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I'm interested in learning the differences between profit and cash, but also about cash flows and financial statements.

What book do you recommend I read?

I want to read a practical book that details the "how", not the "what." I already have a basic knowledge of finance.

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    This question appears to be off-topic because it is about accounting and not directly related to personal finance. Consider following the proposal for an accounting site if this is an area you're interested in and would like to learn more about. – John Bensin Jul 21 '13 at 19:00
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    @JohnBensin Whether this is off-topic depends on whether the interest here is merely in interpreting financial statements from an individual investor's perspective (on-topic), or else actually creating financial statements with accounting (off-topic). – Chris W. Rea Jul 21 '13 at 19:21
  • @Legato For what purpose would you like to learn about financial statements? Could you elaborate on what you mean by "the how"? – Chris W. Rea Jul 21 '13 at 19:22
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    I have read a book named "Rich Dad's Guide to Investing: What the Rich Invest in, That the Poor and the Middle Class Do Not!" and he explained and displayed how to review and understand the financial statement and cash flow. The book is not an academic approach, it is a pragmatic book based on reality. I wanna learn how to do it, not knowing the concept from an academic view. I wanna learn because it is fun and you can use it in the future! Proactive planning. – What'sUP Jul 21 '13 at 19:44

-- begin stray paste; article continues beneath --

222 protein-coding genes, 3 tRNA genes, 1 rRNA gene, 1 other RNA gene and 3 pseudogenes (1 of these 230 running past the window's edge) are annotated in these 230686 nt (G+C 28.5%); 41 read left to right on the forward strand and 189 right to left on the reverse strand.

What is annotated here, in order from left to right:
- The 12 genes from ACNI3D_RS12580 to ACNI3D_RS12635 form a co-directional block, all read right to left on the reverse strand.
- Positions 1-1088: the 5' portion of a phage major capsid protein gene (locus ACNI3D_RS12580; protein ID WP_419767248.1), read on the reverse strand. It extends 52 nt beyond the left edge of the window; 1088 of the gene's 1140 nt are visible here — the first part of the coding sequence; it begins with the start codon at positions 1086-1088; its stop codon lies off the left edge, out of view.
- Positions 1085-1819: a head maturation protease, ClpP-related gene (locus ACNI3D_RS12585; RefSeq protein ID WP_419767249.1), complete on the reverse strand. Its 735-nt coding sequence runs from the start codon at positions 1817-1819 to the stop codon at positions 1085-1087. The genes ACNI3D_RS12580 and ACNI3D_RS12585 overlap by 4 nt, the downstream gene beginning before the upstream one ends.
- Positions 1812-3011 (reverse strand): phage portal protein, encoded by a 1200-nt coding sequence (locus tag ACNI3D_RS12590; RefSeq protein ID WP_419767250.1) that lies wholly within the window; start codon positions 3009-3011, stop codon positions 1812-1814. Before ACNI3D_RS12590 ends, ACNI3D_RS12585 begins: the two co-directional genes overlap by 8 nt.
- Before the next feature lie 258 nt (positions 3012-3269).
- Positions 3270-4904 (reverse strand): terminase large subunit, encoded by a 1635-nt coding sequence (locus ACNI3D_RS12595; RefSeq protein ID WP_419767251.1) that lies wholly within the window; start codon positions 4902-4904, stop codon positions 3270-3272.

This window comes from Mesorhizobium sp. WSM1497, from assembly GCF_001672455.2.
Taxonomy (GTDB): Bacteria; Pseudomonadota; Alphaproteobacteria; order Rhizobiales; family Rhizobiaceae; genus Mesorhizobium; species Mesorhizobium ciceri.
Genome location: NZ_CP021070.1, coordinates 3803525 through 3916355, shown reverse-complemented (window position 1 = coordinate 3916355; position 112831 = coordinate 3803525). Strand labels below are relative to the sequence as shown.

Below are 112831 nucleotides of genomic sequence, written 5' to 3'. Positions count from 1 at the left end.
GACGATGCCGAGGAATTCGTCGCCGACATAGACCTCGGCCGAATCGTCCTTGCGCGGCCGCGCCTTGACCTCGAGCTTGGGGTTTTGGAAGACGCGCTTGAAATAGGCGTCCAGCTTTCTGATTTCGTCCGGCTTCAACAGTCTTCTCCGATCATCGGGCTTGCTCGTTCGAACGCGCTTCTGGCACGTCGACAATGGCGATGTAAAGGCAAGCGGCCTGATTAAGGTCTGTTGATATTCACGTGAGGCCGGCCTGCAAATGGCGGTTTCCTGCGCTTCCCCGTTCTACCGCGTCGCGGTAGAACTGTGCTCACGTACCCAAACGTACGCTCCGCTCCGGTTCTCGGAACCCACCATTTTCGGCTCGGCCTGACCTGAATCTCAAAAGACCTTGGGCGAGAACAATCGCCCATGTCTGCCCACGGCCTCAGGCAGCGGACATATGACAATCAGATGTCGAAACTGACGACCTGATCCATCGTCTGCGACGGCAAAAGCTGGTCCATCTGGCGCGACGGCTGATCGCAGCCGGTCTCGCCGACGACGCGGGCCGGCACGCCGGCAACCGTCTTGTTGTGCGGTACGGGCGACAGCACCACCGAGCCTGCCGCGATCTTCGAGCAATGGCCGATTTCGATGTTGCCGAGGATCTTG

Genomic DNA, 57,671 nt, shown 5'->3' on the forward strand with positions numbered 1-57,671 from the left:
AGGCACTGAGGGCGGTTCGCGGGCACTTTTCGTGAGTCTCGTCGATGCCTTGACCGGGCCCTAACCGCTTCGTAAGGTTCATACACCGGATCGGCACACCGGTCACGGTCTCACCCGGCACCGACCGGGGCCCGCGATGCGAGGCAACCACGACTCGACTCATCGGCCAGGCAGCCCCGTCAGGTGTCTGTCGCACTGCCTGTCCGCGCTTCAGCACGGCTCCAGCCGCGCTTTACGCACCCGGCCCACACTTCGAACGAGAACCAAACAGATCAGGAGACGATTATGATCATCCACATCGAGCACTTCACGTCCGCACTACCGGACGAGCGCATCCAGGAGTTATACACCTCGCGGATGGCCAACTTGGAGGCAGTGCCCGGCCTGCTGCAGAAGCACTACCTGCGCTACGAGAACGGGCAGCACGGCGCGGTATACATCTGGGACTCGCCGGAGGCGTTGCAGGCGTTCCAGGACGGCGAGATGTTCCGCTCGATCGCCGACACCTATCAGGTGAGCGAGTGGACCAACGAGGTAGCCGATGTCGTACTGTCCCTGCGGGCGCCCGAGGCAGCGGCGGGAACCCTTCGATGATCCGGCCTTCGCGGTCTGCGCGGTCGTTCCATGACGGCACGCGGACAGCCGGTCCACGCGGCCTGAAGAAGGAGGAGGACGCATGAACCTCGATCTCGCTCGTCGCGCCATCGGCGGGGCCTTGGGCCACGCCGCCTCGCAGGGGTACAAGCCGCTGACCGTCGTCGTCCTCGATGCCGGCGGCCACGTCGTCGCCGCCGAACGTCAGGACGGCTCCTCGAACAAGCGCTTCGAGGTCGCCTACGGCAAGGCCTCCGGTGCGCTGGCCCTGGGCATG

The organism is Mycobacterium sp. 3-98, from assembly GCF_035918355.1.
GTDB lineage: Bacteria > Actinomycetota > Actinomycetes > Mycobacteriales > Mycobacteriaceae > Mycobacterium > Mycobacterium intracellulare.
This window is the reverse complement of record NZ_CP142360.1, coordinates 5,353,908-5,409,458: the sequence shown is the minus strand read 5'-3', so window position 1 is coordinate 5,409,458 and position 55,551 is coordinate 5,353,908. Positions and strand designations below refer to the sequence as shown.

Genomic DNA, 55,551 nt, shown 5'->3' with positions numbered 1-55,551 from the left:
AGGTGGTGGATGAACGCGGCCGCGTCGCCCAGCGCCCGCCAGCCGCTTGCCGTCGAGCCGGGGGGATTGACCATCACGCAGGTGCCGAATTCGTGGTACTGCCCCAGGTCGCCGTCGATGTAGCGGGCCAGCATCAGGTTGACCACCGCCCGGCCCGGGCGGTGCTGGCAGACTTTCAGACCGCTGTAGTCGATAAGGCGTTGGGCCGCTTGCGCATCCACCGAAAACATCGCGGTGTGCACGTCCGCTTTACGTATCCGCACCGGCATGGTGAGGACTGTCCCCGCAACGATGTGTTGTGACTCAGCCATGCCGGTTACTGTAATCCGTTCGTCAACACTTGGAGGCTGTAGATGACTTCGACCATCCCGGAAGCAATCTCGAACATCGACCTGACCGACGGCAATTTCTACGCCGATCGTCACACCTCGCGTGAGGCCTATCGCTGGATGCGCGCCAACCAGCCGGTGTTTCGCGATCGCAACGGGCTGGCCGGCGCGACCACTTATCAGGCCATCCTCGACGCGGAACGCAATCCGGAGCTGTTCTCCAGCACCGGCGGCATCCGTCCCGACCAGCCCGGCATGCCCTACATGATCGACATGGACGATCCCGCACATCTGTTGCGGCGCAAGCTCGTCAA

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    Any good financial accounting book should have chapters on what you are looking for. Ask any of your friends to lend you one. Or if somebody has done CFA, you know, ask for his(her) study material, it has quite in detail there. – DumbCoder Jul 22 '13 at 8:55
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I would recommend "How to Read a Financial Report : For Managers, Entrepreneurs, Lenders, Lawyers, and Investors" by John A. Tracy for the following reasons:

  1. Quality of the material - It teaches through examples of financial statements, and provides detailed analysis. It helps the brain develop those "What is really going on with this company" abilities.
  2. It's well regarded - I was recommended it by my accounting professor who recommended it to all of his students for its ease of use and not-too-dry tone, and it has good ratings on Amazon.
  3. It's a quick read (180 rather small pages).
  4. It's cheap to pick up and nowhere near the bulk of a textbook, meaning it can be brought with you as a reference.

I also think the book would bridge the gap nicely between a broad understanding of finance and a more serious technical know-how.

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"Why Stocks go up and Down" by William H Pike is a great source if you are looking to interpret statements for stock analysis. This book really starts from the beginning and clearly explains with a running example of a fake company.

  • Mind putting in the author name too to make it more clearer. – DumbCoder Jul 23 '13 at 14:06
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    I'd not heard of the book. Edited in a link to Amazon, and added author name. – JTP - Apologise to Monica Jul 23 '13 at 14:41
  • @MrCrister - I saw this through the 'review' page. Now that I'm on the question page, I see the deleted question. Ok with however you'd like to handle this. – JTP - Apologise to Monica Jul 23 '13 at 16:56
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    Sincerely speaking, are you the author of this book ? I haven't hear about this book or the author either. – DumbCoder Jul 23 '13 at 16:58
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    Interesting. I read The Big Short, so was aware of Michael. And also knew the other 3 books. – JTP - Apologise to Monica Jul 23 '13 at 20:06

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